Understanding your blood sugar may not be something you have given much thought to, but knowing your baseline is a helpful marker for monitoring wellness. That's because regulated blood sugar levels are a vital component of good health, and having imbalances with extreme highs and lows can be signs of health ailments.
Understanding your blood sugar can give you a lot of insight into how you feel and look, as well as help you keep your health on track.
Blood sugar is the amount of glucose found in your blood at any given time. It is your body's main energy source derived from the foods you eat, primarily from carbohydrates.
Your body needs stable blood sugar levels to function properly and maintain good health. Research shows that many negative health conditions can occur from imbalanced blood sugar levels, including abnormal kidney, nerve, and heart function and changes to your vision. It can also negatively impact your mood, energy levels, weight, and appetite.
Knowing your blood sugar levels is important. You can easily check your levels at home using a finger prick test device called a glucometer, or you can have your levels checked at a medical facility. The best times to check your blood sugar are first thing in the morning - fasted, before you eat or drink anything and also about two to three hours after eating.
Normal blood sugar levels are typically within these ranges:
Upon waking (fasted): 70–100 mg/dL (optimal 75 - 95)
Within two (max three) hours after eating: 140 mg/dL or lower
It is normal for your numbers to vary. The goal is to keep levels as stable as possible within these normal ranges and avoid major spikes and falls, which can be signs of imbalance. Staying within 70–95 mg/dL for most of the day is optimal for overall health.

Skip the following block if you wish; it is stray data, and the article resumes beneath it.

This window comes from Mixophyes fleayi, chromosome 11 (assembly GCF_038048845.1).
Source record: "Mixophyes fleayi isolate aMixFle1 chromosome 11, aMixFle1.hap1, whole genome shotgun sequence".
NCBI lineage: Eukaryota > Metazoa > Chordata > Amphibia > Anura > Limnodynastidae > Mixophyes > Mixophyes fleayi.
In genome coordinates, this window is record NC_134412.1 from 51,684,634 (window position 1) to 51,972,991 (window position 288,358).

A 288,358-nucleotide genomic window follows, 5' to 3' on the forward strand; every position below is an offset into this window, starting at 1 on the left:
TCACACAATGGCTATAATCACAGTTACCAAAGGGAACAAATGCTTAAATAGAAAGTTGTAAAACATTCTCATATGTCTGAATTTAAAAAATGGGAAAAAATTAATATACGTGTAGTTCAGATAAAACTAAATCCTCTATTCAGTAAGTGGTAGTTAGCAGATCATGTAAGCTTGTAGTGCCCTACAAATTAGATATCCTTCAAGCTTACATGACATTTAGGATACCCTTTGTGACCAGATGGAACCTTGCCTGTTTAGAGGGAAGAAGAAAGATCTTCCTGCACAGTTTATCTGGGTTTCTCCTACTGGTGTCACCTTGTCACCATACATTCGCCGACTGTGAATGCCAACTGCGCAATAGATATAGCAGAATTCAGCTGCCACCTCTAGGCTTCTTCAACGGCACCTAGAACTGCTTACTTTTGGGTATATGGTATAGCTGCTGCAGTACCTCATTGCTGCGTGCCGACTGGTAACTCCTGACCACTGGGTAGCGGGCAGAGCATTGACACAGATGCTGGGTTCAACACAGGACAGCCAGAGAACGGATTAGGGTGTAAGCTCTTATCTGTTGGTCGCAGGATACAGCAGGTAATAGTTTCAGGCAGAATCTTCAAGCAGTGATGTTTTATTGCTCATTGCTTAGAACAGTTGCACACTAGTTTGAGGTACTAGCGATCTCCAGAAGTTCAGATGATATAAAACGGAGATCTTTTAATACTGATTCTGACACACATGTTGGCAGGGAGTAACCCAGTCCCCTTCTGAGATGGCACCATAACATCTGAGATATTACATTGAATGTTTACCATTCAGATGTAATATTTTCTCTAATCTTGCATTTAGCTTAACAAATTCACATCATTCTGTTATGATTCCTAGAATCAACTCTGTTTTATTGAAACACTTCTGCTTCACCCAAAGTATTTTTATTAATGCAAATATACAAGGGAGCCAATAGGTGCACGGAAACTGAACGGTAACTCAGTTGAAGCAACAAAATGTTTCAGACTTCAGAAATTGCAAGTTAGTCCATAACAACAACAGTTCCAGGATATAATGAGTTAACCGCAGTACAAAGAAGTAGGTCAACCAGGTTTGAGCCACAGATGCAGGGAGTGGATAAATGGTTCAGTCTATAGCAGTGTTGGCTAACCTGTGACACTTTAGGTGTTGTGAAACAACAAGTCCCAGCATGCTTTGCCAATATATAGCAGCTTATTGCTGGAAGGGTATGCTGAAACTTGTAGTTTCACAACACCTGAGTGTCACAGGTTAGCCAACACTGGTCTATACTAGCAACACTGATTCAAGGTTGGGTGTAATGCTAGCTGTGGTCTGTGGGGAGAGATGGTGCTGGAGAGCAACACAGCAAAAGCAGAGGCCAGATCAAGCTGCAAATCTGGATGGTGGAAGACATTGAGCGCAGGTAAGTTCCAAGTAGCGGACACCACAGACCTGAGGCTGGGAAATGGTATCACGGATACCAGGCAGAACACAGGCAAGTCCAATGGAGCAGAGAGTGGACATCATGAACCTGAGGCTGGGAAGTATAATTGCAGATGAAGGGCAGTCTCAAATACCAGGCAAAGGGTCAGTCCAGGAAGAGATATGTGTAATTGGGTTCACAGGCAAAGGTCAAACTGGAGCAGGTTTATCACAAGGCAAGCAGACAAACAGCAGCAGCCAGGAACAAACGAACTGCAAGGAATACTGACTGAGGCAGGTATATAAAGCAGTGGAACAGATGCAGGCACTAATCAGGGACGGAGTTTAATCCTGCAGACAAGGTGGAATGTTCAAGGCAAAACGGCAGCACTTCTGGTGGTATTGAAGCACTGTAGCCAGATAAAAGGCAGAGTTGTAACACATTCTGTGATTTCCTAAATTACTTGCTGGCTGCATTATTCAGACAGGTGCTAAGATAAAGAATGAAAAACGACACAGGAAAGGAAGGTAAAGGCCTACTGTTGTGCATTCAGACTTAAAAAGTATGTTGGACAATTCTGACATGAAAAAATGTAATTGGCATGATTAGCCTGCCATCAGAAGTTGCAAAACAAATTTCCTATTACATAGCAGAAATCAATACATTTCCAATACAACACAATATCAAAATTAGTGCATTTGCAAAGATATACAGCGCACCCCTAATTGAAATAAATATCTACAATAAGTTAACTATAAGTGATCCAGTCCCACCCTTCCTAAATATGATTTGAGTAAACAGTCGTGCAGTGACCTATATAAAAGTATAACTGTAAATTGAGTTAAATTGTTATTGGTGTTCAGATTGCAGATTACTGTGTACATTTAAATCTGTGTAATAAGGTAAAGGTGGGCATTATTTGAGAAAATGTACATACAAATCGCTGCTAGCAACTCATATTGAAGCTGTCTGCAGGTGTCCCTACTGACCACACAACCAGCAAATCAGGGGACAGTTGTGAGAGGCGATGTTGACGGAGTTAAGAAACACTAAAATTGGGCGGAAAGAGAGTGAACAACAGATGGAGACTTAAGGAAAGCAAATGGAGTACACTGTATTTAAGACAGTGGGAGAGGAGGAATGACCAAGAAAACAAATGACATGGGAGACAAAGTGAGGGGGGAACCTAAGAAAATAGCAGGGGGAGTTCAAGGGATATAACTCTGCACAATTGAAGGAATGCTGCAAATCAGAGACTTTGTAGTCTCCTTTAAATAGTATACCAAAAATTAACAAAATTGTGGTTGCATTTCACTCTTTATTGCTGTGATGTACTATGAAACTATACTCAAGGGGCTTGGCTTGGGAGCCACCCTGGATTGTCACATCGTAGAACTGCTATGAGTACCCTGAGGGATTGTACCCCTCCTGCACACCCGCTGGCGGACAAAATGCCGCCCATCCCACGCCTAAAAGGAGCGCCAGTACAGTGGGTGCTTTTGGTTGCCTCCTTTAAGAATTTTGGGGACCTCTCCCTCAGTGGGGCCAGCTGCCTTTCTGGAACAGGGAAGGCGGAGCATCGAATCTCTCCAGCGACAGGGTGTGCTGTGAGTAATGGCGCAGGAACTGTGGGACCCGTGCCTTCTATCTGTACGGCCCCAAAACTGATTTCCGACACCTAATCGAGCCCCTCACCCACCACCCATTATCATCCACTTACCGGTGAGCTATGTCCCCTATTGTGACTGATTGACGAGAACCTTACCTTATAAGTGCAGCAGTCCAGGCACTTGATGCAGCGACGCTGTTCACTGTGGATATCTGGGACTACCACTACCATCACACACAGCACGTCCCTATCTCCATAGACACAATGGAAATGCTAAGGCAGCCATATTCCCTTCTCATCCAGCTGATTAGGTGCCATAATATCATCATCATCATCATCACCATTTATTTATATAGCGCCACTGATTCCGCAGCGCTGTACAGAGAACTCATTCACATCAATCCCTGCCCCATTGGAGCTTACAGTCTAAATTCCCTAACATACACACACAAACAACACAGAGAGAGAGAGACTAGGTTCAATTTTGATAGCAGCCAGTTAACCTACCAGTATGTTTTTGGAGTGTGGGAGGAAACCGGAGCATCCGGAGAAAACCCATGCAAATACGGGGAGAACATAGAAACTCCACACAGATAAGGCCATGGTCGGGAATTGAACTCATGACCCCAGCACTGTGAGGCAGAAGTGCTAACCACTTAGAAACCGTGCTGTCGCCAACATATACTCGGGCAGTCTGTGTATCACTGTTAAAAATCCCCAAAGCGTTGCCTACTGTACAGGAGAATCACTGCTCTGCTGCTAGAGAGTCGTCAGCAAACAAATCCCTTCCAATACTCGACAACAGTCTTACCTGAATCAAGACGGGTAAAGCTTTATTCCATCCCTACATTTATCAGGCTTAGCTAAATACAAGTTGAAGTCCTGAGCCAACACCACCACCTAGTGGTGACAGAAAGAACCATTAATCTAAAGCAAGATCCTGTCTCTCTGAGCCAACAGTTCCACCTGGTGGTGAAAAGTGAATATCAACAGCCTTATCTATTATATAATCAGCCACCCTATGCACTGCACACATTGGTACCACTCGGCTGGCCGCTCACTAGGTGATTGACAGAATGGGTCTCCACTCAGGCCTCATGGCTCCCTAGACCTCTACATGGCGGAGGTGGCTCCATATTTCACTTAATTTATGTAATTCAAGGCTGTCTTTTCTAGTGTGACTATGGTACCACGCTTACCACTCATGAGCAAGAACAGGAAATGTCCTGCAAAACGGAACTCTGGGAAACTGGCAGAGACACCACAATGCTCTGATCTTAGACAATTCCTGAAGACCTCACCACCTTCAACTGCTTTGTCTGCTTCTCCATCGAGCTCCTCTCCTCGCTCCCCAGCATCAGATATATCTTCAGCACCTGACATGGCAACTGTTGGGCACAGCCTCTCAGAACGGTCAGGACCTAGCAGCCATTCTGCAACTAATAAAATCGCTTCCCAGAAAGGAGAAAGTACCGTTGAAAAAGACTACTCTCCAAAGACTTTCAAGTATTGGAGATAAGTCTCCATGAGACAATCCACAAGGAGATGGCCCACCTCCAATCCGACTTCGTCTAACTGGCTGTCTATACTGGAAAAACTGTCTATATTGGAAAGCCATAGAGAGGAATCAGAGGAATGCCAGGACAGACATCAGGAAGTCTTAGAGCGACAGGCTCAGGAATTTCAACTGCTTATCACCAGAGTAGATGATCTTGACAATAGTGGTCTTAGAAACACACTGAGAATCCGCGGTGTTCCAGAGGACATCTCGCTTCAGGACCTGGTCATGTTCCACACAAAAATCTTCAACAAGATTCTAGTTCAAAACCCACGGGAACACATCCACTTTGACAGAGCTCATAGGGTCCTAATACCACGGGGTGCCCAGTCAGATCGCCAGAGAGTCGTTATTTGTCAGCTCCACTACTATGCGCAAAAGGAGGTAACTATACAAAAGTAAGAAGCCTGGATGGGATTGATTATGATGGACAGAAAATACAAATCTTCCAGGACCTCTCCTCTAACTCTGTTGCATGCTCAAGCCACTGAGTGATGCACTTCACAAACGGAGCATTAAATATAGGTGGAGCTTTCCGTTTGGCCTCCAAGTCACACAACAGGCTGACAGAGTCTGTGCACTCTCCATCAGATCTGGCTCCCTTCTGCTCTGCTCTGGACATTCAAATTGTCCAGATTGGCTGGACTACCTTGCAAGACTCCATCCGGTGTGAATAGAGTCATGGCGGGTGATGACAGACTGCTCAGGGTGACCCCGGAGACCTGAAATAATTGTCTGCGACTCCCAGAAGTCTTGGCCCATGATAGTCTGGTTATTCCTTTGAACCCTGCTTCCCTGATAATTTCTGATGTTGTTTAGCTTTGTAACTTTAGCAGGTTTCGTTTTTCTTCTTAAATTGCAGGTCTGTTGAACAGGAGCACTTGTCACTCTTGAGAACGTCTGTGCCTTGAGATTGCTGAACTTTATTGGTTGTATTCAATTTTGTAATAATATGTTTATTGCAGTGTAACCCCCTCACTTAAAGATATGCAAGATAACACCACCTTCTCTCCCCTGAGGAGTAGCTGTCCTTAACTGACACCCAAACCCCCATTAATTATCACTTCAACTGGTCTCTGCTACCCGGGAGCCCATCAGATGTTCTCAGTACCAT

Both high and low blood sugar can cause changes and undue stress in your body. Symptoms of imbalance aren't always easily noticeable, so it's a good idea to pay close attention if you experience the following signs of low blood sugar:
Irritability, especially between meals
Feeling weak, shaky, lightheaded, or dizzy
Unexplained frequent headaches
Anxiousness or nervousness
Sweating or experiencing chills, unrelated to weather
Intense hunger and cravings, specifically for high carbohydrate foods like sweets and breads
A rapid or irregular heartbeat
Changes in vision
You should also pay close attention if you experience any of the following signs of high blood sugar:
A frequent need to urinate
Increased thirst or hunger
Tingling in your limbs
Altered mental status
It's important to note that many of these symptoms can be signs of other health issues, so it's important to test your blood sugar to know if there's any possible connection.
Many factors affect your blood sugar. These include:
Diet.Carbohydrates are the primary nutrients that raise your blood sugar. The more carbs you eat, the higher your blood sugar rises. Simple carbs, such as refined grains and sugar, raise the blood sugar more, while complex whole food carbs that contain fiber, such as fruits, vegetables, and whole grains, lead to a slower rise. Eating carbs alongside protein and healthy fats can also keep blood sugar more stable compared to eating carbs by themselves.
Activity. Exercise and any other form of movement can increase your cells efficiency to use up energy and help lower / normalize blood sugar.
Hormones. Hormones, including insulin, glucagon, and cortisol, all impact how well your blood sugar is regulated. An imbalance in any of these can affect blood sugar control.
In addition, testing numbers like heart rate, body temperature, and blood pressure can also provide insight into your blood sugar since an imbalance in blood sugar can affect them, too.
Understanding your blood sugar is important, and there are many things you can do to help control your levels and optimize your health. You can become your own health detective by creating your own home health office. This may involve keeping tools like a thermometer, glucometer and blood pressure kit available to stay informed about how your body is working. A health coach can also explain how your blood sugar works and tailor specific recommendations to your unique needs.